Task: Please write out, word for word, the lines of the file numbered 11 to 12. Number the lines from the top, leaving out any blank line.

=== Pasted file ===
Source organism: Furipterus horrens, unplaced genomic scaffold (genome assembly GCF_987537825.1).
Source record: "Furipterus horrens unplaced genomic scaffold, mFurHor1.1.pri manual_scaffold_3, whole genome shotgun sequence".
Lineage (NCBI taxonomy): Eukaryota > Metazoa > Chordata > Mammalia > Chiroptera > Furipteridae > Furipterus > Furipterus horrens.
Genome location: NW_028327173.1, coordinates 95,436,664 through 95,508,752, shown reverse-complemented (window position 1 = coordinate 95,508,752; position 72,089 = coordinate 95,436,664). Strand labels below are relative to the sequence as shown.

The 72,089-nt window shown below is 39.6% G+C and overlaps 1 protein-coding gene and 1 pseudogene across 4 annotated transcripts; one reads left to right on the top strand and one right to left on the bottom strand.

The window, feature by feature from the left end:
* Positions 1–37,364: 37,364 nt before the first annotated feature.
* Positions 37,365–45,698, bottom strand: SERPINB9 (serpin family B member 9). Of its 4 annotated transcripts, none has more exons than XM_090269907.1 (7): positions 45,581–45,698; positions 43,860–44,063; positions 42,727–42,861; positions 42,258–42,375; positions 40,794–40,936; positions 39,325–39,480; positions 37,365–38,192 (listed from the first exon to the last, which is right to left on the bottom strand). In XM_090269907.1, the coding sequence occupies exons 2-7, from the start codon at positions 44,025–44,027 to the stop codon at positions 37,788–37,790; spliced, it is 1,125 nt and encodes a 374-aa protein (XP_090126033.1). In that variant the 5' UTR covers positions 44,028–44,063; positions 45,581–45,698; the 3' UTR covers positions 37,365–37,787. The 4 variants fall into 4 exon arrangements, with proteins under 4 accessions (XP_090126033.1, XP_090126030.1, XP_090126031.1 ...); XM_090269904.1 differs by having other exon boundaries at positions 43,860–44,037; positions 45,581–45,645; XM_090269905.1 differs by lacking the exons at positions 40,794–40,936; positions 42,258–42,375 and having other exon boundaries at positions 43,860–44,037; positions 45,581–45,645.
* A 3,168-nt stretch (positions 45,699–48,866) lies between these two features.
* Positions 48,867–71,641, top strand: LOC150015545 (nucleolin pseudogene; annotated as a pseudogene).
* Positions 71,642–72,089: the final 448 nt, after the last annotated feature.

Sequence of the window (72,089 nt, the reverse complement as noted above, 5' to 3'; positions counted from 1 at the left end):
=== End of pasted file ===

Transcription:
* Positions 71,642–72,089: the final 448 nt, after the last annotated feature.

Sequence of the window (72,089 nt, the reverse complement as noted above, 5' to 3'; positions counted from 1 at the left end):